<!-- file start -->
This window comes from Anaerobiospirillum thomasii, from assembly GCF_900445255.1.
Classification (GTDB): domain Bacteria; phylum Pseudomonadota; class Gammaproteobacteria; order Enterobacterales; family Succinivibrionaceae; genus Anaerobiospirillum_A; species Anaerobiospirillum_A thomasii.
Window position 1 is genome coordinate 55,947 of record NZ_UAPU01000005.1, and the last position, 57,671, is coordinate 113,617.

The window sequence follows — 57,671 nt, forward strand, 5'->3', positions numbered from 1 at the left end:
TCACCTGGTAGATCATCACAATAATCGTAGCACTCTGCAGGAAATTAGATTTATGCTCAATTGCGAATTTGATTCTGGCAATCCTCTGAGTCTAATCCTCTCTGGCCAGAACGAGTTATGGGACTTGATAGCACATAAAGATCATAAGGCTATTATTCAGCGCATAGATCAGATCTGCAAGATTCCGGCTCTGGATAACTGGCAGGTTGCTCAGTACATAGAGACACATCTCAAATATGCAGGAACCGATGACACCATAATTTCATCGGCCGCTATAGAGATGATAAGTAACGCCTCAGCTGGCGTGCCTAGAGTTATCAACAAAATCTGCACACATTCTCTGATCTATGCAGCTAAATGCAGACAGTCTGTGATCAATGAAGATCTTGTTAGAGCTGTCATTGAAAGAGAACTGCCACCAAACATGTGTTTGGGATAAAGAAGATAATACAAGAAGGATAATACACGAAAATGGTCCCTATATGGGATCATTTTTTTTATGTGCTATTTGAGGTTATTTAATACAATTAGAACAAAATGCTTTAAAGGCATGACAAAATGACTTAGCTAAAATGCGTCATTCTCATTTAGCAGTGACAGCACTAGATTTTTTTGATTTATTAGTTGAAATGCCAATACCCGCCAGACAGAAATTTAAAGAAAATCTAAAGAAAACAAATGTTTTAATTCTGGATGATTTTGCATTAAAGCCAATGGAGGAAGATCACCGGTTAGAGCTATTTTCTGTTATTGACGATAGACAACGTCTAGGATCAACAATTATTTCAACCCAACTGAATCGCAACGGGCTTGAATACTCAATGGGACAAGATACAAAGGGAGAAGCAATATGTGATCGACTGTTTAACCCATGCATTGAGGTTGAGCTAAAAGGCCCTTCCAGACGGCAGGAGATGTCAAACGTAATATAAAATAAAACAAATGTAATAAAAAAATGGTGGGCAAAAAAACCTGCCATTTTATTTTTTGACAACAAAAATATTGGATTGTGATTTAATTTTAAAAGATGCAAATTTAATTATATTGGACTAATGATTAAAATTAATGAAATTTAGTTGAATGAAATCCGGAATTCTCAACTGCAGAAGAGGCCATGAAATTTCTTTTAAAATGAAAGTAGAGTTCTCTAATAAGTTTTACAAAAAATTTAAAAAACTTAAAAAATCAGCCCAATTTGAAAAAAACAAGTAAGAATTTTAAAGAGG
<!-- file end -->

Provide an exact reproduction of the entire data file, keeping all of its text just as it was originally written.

This window comes from Anaerobiospirillum thomasii, from assembly GCF_900445255.1.
Classification (GTDB): domain Bacteria; phylum Pseudomonadota; class Gammaproteobacteria; order Enterobacterales; family Succinivibrionaceae; genus Anaerobiospirillum_A; species Anaerobiospirillum_A thomasii.
Window position 1 is genome coordinate 55,947 of record NZ_UAPU01000005.1, and the last position, 57,671, is coordinate 113,617.

The window sequence follows — 57,671 nt, forward strand, 5'->3', positions numbered from 1 at the left end:
TCACCTGGTAGATCATCACAATAATCGTAGCACTCTGCAGGAAATTAGATTTATGCTCAATTGCGAATTTGATTCTGGCAATCCTCTGAGTCTAATCCTCTCTGGCCAGAACGAGTTATGGGACTTGATAGCACATAAAGATCATAAGGCTATTATTCAGCGCATAGATCAGATCTGCAAGATTCCGGCTCTGGATAACTGGCAGGTTGCTCAGTACATAGAGACACATCTCAAATATGCAGGAACCGATGACACCATAATTTCATCGGCCGCTATAGAGATGATAAGTAACGCCTCAGCTGGCGTGCCTAGAGTTATCAACAAAATCTGCACACATTCTCTGATCTATGCAGCTAAATGCAGACAGTCTGTGATCAATGAAGATCTTGTTAGAGCTGTCATTGAAAGAGAACTGCCACCAAACATGTGTTTGGGATAAAGAAGATAATACAAGAAGGATAATACACGAAAATGGTCCCTATATGGGATCATTTTTTTTATGTGCTATTTGAGGTTATTTAATACAATTAGAACAAAATGCTTTAAAGGCATGACAAAATGACTTAGCTAAAATGCGTCATTCTCATTTAGCAGTGACAGCACTAGATTTTTTTGATTTATTAGTTGAAATGCCAATACCCGCCAGACAGAAATTTAAAGAAAATCTAAAGAAAACAAATGTTTTAATTCTGGATGATTTTGCATTAAAGCCAATGGAGGAAGATCACCGGTTAGAGCTATTTTCTGTTATTGACGATAGACAACGTCTAGGATCAACAATTATTTCAACCCAACTGAATCGCAACGGGCTTGAATACTCAATGGGACAAGATACAAAGGGAGAAGCAATATGTGATCGACTGTTTAACCCATGCATTGAGGTTGAGCTAAAAGGCCCTTCCAGACGGCAGGAGATGTCAAACGTAATATAAAATAAAACAAATGTAATAAAAAAATGGTGGGCAAAAAAACCTGCCATTTTATTTTTTGACAACAAAAATATTGGATTGTGATTTAATTTTAAAAGATGCAAATTTAATTATATTGGACTAATGATTAAAATTAATGAAATTTAGTTGAATGAAATCCGGAATTCTCAACTGCAGAAGAGGCCATGAAATTTCTTTTAAAATGAAAGTAGAGTTCTCTAATAAGTTTTACAAAAAATTTAAAAAACTTAAAAAATCAGCCCAATTTGAAAAAAACAAGTAAGAATTTTAAAGAGG